QMy concrete balcony floor is surfaced with old, discolored outdoor carpet that is coming off in places. I'd like to remove all the carpet and glue and refinish the concrete. How do I proceed? -- B. Shannon

AOutdoor-carpet adhesive is made to resist water and outdoor weather and can be difficult to remove. A method that usually works is to start with a heavy-duty scraper, which can be made from a short-handled garden spade with a flat, straight front edge. Sharpen the edge with a file and use it to whack off as much carpet and adhesive as you can. The short handle lets you put good leverage and power into the scraping. Sharpen the scraper frequently.

When you have scraped off all the carpet and adhesive you can, it is time to tackle the adhesive residue. The adhesive often can be softened with powerful paint removers such as Strypeeze or Kleen-Strip. These products are sold at many home centers and paint stores. Gel-type removers work best. Jasco Sealer and Adhesive Remover and acetone are other solvents that might soften the residue. When using any paint remover or solvent, read and follow the directions carefully; some have strong fumes that can cause health problems if improperly used. Some are highly flammable.

Work on a small section at a time. Covering the paint remover or solvent with a sheet of plastic will help keep it from evaporating while it penetrates. More scraping and several applications of paint remover or solvent might be needed to clean up all the residue.

There is another option: One do-it-yourselfer told me he removed adhesive residue by pressure washing at about 2,300 pounds per square inch. Lower pressures didn't work, he said.

You described a problem called "water hammer" in one of your columns -- a banging or slamming noise in the water pipes when a faucet is turned off. We are having that problem but would like to avoid installing air chambers in the pipes to correct it. Is there a simpler remedy we can try? -- Daoud

The noise is caused by a lack of air in the pipes, leaving no air cushion to absorb the shock when water is suddenly turned off. The problem sometimes can be relieved by introducing air into the pipes. To do this, shut off the water at the main valve and open one or more faucets at the lowest points in the home, usually in the basement. Let the water drain out of the pipes; it will be replaced by air. Close the faucet or faucets and reopen the main valve.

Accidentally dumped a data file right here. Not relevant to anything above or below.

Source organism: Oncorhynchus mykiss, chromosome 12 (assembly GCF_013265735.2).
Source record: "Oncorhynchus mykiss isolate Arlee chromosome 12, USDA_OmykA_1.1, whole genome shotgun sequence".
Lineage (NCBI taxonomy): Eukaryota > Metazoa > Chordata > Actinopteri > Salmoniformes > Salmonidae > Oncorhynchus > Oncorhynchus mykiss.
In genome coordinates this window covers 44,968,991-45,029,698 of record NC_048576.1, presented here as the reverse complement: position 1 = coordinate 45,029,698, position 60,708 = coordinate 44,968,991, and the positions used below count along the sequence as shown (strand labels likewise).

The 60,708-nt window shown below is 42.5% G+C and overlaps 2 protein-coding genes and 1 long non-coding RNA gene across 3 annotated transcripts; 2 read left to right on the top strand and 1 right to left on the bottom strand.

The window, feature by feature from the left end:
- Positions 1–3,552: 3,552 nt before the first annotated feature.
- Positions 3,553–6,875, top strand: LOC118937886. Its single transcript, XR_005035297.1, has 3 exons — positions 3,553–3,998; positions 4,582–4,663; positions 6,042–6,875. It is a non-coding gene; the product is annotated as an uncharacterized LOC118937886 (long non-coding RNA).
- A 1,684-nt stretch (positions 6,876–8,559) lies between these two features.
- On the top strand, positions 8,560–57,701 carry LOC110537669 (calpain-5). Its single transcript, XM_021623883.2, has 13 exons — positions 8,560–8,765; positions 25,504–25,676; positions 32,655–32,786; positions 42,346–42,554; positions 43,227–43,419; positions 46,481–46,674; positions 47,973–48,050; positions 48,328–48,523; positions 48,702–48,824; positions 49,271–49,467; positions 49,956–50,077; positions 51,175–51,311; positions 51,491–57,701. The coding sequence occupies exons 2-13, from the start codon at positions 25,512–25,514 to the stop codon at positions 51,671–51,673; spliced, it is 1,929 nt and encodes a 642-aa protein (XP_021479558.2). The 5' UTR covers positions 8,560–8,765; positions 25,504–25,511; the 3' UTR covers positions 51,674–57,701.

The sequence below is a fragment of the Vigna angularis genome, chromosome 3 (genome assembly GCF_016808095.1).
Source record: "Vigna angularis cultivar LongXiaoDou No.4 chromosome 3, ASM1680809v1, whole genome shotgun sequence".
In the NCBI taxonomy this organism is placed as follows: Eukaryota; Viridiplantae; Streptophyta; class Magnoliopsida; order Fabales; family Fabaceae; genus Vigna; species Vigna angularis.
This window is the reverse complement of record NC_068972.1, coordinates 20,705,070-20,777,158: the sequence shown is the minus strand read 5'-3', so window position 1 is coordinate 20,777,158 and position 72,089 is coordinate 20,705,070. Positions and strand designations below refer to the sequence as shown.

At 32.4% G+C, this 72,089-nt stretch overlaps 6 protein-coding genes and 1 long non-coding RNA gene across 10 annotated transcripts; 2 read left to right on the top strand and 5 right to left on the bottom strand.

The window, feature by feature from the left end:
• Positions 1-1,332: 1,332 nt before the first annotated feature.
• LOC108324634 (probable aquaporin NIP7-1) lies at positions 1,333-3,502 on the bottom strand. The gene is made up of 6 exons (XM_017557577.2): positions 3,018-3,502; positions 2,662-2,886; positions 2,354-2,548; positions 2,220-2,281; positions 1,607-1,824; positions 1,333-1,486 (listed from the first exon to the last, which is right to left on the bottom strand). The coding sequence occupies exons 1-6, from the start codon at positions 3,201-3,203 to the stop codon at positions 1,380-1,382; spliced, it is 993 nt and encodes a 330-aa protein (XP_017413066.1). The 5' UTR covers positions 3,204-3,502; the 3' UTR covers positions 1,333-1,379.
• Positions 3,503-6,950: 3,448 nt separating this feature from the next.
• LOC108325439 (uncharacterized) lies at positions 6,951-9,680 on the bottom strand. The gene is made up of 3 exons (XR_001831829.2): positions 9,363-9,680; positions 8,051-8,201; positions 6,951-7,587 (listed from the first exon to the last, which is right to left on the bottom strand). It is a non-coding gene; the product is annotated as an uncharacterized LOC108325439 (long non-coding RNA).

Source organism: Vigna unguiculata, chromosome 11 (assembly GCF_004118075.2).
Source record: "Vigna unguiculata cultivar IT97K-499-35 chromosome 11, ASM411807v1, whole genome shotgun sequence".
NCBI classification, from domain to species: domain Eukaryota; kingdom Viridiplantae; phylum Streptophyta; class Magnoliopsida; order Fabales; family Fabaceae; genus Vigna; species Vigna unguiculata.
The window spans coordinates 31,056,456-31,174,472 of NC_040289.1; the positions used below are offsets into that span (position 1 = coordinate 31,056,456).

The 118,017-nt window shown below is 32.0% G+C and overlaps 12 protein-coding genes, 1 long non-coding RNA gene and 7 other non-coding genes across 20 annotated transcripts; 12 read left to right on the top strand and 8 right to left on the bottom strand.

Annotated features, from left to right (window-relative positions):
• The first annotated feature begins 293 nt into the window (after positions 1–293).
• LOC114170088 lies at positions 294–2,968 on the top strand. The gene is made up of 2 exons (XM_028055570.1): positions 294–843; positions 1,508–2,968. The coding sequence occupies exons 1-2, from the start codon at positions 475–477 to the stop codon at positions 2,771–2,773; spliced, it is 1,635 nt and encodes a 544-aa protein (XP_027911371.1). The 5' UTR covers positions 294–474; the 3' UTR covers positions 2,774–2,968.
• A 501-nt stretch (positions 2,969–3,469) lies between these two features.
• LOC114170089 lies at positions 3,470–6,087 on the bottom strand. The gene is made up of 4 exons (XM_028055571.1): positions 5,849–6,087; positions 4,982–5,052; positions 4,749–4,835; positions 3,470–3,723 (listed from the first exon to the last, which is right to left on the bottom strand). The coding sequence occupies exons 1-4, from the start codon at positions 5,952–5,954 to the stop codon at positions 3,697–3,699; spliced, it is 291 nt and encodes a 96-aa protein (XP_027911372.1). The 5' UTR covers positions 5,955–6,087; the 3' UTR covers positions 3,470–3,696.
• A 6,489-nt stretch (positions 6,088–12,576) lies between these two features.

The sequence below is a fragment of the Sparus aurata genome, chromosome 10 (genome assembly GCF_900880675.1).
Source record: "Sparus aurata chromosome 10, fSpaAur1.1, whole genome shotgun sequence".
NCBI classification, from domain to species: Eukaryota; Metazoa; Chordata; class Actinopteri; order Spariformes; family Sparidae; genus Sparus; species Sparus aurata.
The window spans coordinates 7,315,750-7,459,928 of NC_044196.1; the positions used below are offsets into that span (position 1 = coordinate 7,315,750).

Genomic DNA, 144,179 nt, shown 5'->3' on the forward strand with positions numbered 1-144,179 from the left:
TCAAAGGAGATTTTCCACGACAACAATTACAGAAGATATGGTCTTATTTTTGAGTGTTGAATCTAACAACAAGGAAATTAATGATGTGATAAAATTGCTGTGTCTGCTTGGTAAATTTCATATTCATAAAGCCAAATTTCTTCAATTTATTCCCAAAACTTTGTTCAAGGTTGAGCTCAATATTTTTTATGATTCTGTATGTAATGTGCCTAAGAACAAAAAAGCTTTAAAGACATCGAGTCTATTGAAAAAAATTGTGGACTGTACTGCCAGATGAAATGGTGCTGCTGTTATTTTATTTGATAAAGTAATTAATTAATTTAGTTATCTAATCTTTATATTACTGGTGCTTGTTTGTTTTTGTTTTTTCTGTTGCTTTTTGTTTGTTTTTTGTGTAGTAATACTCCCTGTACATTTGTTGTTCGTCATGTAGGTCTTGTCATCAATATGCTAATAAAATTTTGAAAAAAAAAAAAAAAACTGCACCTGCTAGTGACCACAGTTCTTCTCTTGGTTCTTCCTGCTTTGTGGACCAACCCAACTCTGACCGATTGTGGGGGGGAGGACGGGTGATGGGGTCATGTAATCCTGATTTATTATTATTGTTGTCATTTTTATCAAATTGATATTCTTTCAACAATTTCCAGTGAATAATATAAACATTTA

The earth beneath some areas of our concrete driveway and outdoor basement steps has settled so there are only air spaces there. We worry that the concrete will collapse and crack. What do you suggest? -- C. Frost

I would have the driveway and steps examined by a concrete contractor who is experienced in concrete leveling, also called slabjacking or mudjacking. Slabjacking consists of injecting a stable material under concrete surfaces that are sinking because of poor support. The process exerts so much pressure that it actually can raise and stabilize driveways, sidewalks and other concrete construction that have sunk into the earth beneath it.

Unfortunately, slabjackers can be difficult to find. Check the concrete categories in your phone book for possible candidates.

The tub in our upstairs bathroom gets rust stains around the drain. The stains are hard to remove. I have all-copper plumbing and am not getting the stains anywhere else. What's going on? -- R. Ritner

A faucet that constantly drips "hard" water into a tub or sink can leave stains that don't appear elsewhere. It is also possible that this tub has tiny scratches or pinholes in the porcelain coating on the tub, so that water is reaching the metal underneath.

If the faucet is dripping, repair it. If there is no drip, check around the drain for scratches. You might be able to touch up the area around the drain with one of the tub-refinishing kits sold at most home centers and hardware stores.

Try a product called Zud to remove rust stains from plumbing fixtures. It is sold at many supermarkets and effectively removes many hard-water stains, including rust.

Questions and comments should be sent to Gene Austin, 1730 Blue Bell Pike, Blue Bell, Pa. 19422. Send e-mail to doit861@aol.com. Questions cannot be answered personally.